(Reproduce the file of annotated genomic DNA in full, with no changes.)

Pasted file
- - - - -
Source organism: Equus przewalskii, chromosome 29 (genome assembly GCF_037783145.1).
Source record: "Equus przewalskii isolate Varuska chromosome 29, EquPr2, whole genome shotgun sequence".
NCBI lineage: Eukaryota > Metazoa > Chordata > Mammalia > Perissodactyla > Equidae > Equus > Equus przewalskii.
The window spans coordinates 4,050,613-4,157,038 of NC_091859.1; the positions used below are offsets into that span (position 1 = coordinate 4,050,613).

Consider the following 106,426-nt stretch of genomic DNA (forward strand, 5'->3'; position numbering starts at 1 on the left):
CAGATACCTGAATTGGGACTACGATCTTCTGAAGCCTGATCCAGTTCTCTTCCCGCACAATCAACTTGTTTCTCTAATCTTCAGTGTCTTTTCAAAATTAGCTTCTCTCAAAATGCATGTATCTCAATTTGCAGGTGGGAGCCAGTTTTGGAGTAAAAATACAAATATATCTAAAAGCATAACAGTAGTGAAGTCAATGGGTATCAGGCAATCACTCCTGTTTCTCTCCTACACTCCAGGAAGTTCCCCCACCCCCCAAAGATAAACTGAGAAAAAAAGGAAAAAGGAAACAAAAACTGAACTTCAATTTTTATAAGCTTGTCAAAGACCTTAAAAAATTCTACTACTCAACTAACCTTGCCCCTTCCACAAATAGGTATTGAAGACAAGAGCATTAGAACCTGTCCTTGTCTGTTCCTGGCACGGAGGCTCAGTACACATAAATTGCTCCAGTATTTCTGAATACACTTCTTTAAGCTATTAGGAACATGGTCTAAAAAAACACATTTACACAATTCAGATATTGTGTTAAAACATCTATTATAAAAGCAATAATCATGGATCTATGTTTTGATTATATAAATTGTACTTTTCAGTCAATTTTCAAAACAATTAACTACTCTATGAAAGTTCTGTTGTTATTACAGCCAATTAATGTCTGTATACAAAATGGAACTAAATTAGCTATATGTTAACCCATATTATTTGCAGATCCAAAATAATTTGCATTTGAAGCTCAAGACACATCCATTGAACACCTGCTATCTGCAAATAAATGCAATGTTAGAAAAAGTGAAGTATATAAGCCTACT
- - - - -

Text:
Source organism: Equus przewalskii, chromosome 29 (genome assembly GCF_037783145.1).
Source record: "Equus przewalskii isolate Varuska chromosome 29, EquPr2, whole genome shotgun sequence".
NCBI lineage: Eukaryota > Metazoa > Chordata > Mammalia > Perissodactyla > Equidae > Equus > Equus przewalskii.
The window spans coordinates 4,050,613-4,157,038 of NC_091859.1; the positions used below are offsets into that span (position 1 = coordinate 4,050,613).

Consider the following 106,426-nt stretch of genomic DNA (forward strand, 5'->3'; position numbering starts at 1 on the left):
CAGATACCTGAATTGGGACTACGATCTTCTGAAGCCTGATCCAGTTCTCTTCCCGCACAATCAACTTGTTTCTCTAATCTTCAGTGTCTTTTCAAAATTAGCTTCTCTCAAAATGCATGTATCTCAATTTGCAGGTGGGAGCCAGTTTTGGAGTAAAAATACAAATATATCTAAAAGCATAACAGTAGTGAAGTCAATGGGTATCAGGCAATCACTCCTGTTTCTCTCCTACACTCCAGGAAGTTCCCCCACCCCCCAAAGATAAACTGAGAAAAAAAGGAAAAAGGAAACAAAAACTGAACTTCAATTTTTATAAGCTTGTCAAAGACCTTAAAAAATTCTACTACTCAACTAACCTTGCCCCTTCCACAAATAGGTATTGAAGACAAGAGCATTAGAACCTGTCCTTGTCTGTTCCTGGCACGGAGGCTCAGTACACATAAATTGCTCCAGTATTTCTGAATACACTTCTTTAAGCTATTAGGAACATGGTCTAAAAAAACACATTTACACAATTCAGATATTGTGTTAAAACATCTATTATAAAAGCAATAATCATGGATCTATGTTTTGATTATATAAATTGTACTTTTCAGTCAATTTTCAAAACAATTAACTACTCTATGAAAGTTCTGTTGTTATTACAGCCAATTAATGTCTGTATACAAAATGGAACTAAATTAGCTATATGTTAACCCATATTATTTGCAGATCCAAAATAATTTGCATTTGAAGCTCAAGACACATCCATTGAACACCTGCTATCTGCAAATAAATGCAATGTTAGAAAAAGTGAAGTATATAAGCCTACT